I regularly question whether I should keep using this term or has it now been "cancelled". The reason I still do is that it has become an acceptable way for many of my clients to name their self-doubt and emotional experience of work. I keep being chosen as a coach because of the knowledge I have in this area.
Ideas for your leadership
It's worth being mindful of the language that we use to talk about it.
Don’t tell your people they have imposter syndrome. Imposter phenomenon might have become a way of talking about confidence that is accepted in the workplace, but it’s a very personal experience. Ask open questions instead of diagnosing.
Here are a few great ones:
What is it like to be part of this team for you?
If there was one area where you’d like to grow your confidence, what would it be?
How can I help you do your best work here?
3. Each person experiences it differently.
Leaders I work with often ask me how can they recognise it in others, or spot the signs.
It can be hard to do for a few reasons.
First, it might look and feel differently for different people. For some, it’s there all the time, for others it only shows up in certain situations. The intensity may also vary - from mild stress to intense anxiety and fear of being found out.
Second, the person feeling like an imposter will work hard to not be found out.
Here are a few ways in which it may show up:
· Going under the radar or keeping a low profile.
· Avoiding risk, being uncomfortable with change.
· Over-preparation / perfectionism.
· Procrastination – either not finishing tasks and / or last-minute deadline rush.
· People pleasing, avoiding challenging conversations.
· Being overly dependent on praise or affected by criticism.
However, we will never know for sure. The only way to have conversations and ask open questions.
Ideas for your leadership
Each person is different. Meaningful 1-to-1s are a great way to understand members of your team, build trust and learn about how you can be a great leader for them. Go beyond work agenda and focus on cultivating a relationship. Build trust by asking open ended questions. Listen without mentally preparing a response or a solution while they’re talking.
3. Imposter experience can lead to burnout.
A person feeling like an imposter will experience additional levels of stress and anxiety that can lead to burnout over time. Imagine – there may be people on your team that are perfectly capable but feel like they’re ‘faking it’. This can also be true for your highest performers.
What leaders are often surprised to find out is that the imposter experience is very common in high performance environments – academia, consultancy, law firms and many others.
Why? Because expectations of exceptionally high performance, being judged a lot and being surrounded by many other exceptionally smart people can be fertile ground for imposter feelings.
This comes at a high cost. First, prolonged anxiety is very taxing to our nervous system. But also, a person feeling like a fraud might spend long hours over-preparing and perfecting every detail. They might work weekends to make up for where they see themselves lacking. They may feel like they need to keep working extra hard to be accepted, even when there is no objective need for them to do so.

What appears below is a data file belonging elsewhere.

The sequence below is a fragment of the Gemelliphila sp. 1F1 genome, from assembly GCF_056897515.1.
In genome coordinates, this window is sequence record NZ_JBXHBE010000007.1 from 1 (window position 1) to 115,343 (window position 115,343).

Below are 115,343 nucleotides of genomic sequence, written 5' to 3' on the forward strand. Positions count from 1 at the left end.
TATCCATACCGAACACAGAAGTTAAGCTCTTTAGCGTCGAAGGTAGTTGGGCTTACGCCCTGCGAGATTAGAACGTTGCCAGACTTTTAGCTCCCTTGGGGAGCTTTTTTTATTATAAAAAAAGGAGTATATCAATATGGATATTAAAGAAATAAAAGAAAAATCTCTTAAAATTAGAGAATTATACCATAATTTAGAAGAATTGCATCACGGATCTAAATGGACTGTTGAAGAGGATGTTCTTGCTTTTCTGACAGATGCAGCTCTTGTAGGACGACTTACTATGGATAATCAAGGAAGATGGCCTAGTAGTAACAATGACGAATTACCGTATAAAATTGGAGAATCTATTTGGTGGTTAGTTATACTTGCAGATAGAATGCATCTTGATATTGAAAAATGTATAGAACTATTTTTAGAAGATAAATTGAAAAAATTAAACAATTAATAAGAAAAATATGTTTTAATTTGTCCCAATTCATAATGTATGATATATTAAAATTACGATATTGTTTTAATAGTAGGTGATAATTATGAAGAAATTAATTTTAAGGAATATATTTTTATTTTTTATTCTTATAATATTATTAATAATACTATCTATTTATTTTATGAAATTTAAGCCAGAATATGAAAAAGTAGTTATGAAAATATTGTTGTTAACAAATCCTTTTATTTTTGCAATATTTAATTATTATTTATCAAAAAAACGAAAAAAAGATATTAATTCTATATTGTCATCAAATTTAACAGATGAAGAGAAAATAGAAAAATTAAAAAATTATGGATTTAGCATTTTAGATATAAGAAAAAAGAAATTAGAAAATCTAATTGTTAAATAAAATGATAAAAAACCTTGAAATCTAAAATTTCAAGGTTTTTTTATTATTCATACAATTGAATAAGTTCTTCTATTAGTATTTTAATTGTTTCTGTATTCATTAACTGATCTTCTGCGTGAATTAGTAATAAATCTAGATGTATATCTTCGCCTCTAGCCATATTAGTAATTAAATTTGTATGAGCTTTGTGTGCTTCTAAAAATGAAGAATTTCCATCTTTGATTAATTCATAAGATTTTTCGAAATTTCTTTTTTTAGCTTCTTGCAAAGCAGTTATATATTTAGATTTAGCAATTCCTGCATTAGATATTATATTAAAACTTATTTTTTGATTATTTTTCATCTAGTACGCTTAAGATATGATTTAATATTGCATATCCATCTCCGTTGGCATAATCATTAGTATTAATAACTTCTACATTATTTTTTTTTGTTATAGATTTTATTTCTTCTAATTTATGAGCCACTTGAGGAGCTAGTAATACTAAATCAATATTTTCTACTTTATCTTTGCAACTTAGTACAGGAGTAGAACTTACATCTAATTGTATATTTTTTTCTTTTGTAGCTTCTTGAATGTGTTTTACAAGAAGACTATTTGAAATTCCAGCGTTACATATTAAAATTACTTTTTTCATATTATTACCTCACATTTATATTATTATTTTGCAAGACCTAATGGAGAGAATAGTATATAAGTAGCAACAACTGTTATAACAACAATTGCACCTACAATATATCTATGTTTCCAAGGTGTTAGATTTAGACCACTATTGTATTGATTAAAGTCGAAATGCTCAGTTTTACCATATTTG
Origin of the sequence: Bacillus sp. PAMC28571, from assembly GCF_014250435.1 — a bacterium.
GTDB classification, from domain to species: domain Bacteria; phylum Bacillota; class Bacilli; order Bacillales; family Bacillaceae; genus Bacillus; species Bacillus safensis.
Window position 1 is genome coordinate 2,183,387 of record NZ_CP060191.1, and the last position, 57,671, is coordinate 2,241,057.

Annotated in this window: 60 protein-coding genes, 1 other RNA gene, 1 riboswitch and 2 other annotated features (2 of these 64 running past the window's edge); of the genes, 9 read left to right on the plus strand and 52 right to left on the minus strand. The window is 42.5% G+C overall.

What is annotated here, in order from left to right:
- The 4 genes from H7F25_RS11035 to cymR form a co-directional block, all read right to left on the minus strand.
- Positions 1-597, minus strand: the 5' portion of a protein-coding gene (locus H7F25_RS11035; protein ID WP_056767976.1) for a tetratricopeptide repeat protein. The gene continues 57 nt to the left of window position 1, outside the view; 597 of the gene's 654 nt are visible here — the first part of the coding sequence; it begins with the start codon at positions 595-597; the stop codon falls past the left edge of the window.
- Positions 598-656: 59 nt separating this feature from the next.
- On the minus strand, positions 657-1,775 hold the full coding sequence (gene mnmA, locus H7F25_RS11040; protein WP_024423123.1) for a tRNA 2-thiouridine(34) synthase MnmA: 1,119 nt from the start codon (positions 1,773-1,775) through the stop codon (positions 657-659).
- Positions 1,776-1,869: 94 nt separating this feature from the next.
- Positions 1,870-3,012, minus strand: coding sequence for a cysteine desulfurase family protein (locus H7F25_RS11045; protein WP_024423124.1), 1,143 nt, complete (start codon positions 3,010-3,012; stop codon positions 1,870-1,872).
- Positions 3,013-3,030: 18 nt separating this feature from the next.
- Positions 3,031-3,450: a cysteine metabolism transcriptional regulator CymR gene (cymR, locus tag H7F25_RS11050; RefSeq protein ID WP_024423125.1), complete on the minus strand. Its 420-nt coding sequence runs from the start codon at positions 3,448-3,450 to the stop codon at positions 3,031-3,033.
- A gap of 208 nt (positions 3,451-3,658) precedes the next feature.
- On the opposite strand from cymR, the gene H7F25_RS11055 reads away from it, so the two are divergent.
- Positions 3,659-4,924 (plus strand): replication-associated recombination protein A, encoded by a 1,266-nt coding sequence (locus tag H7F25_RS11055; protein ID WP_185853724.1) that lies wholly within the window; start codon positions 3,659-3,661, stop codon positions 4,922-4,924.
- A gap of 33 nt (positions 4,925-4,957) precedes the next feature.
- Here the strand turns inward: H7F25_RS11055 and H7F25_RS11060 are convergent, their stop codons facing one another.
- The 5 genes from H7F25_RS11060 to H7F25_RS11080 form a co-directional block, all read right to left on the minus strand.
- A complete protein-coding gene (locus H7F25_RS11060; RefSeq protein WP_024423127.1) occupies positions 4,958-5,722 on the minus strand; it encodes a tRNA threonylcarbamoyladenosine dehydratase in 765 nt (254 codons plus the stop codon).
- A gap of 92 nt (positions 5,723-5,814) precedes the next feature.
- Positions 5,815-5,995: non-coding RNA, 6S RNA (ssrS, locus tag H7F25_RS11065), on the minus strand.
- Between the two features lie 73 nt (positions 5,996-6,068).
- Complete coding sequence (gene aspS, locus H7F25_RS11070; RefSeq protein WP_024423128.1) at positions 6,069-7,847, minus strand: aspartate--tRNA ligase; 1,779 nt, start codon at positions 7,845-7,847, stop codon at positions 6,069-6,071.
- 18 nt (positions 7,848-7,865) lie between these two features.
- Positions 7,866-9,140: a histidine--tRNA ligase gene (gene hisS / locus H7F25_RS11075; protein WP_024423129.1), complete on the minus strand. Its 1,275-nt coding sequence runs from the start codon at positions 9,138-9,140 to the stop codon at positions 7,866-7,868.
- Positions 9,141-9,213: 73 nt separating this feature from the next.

Over time, this can lead to feeling psychologically and emotionally burnt out, but may also affect your team member’s energy to apply for promotions, taking on new challenges or stretch assignments.
Ideas for your leadership
Avoid the perfectionism trap by helping people set the bar at the right level. Be clear on success criteria and get agreement on when the result is good enough to accept it and move on. Engage in critical reflection on how workload is distributed in the team – those high performing superstars might be your go to people for new assignments, which could actually hurt them, especially if they find it hard to say no or set boundaries.
5. Normalise it by sharing your imposter stories.
Many great leaders have gone through feeling like an imposter at some stage. Have you? Maybe you’ve overcome it, learnt to challenge that critical voice, or realised that it’s a common experience we all share at different points in our lives.
One of the most impactful things you can do for your people is to share those stories.
This is often the most controversial topic in conversations I have with leaders and managers, one that clearly divides the audience. Some feel that leaders need to show up strong and decisive, and that admittance of self-doubt can do more harm than good. Others shared powerful stories when a leader they respected owned up to being human too.
As leaders, we can carry this false expectation that we need to be strong, infallible, and able to do it all. The idea of admitting to our moments of vulnerability can feel uncomfortable and perhaps trigger our own imposter thoughts.
But when you show you are vulnerable, it creates trust with your team and removes the pressure to have all the answers.
Ideas for your leadership
Share your moments of self-doubt with the team. This is not about oversharing - you don’t need to spill everything for your vulnerability to have great impact. Admit it when you don’t know. If you’re worried about fuelling the team’s anxiety in uncertain times, choose stories from your past that come with wisdom and learnings that are relevant for them (“sharing from your scars rather than open wounds”).
I hope it inspires you to stay more aware of this phenomenon in your team – seemingly small mindset adjustments and conversations can make a lot of difference.
These ideas for action can help you build a great foundation not only when it comes to managing the imposter experience but will help you be a great leader of people overall. At its heart it’s about getting to know them, adapting your style, building psychological safety, actively embracing inclusivity and building mutual trust.
Curious to learn more?
I support my clients through 1-to-1 coaching sessions and / or workshops on understanding the inner critic and the imposter experience.
If you like the idea of working with a coach or inviting me to talk to your team, please email me at email@example.com